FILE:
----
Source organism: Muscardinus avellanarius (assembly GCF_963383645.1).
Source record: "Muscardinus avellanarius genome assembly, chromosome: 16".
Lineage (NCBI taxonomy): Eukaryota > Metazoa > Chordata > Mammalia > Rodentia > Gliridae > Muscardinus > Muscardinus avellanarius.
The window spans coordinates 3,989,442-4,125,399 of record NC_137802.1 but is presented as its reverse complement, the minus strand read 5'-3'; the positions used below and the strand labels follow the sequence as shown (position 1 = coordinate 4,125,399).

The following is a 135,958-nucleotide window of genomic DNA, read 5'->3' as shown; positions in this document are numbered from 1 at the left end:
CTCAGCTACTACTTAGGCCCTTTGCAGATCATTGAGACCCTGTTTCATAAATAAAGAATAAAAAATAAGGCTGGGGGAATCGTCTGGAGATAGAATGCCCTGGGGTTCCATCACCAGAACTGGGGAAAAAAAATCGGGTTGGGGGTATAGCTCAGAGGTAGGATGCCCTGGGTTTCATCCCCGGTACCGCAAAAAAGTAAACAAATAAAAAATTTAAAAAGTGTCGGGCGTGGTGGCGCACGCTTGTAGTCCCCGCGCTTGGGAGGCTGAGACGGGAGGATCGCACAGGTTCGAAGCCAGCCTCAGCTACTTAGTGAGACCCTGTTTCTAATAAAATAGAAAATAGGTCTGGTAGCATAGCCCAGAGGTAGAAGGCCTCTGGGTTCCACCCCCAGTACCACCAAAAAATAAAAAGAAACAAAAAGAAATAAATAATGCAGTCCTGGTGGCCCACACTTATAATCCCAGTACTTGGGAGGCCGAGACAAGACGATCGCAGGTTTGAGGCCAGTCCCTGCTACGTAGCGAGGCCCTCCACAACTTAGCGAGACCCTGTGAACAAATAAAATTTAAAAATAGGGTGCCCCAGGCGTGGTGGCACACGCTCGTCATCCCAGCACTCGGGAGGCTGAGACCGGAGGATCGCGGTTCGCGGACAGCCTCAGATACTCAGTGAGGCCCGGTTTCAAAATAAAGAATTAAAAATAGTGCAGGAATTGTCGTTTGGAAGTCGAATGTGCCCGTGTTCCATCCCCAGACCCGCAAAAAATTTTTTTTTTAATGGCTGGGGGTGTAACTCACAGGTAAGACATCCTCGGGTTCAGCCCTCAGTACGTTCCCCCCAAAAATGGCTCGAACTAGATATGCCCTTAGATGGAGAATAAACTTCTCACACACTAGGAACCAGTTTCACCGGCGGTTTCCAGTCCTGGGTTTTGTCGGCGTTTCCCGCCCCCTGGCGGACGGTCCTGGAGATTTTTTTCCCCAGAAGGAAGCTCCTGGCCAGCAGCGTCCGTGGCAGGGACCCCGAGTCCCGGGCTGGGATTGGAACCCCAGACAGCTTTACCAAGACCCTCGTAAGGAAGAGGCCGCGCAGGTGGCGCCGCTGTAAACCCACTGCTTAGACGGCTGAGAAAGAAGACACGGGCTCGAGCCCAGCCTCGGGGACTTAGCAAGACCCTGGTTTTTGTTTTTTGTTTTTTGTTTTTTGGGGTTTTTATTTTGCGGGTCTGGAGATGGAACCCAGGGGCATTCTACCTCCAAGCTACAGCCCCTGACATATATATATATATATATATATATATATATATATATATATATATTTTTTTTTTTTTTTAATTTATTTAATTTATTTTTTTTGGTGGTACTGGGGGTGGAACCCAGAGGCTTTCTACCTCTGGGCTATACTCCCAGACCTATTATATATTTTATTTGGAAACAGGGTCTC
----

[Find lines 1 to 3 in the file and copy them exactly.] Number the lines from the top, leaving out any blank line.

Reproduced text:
Source organism: Muscardinus avellanarius (assembly GCF_963383645.1).
Source record: "Muscardinus avellanarius genome assembly, chromosome: 16".
Lineage (NCBI taxonomy): Eukaryota > Metazoa > Chordata > Mammalia > Rodentia > Gliridae > Muscardinus > Muscardinus avellanarius.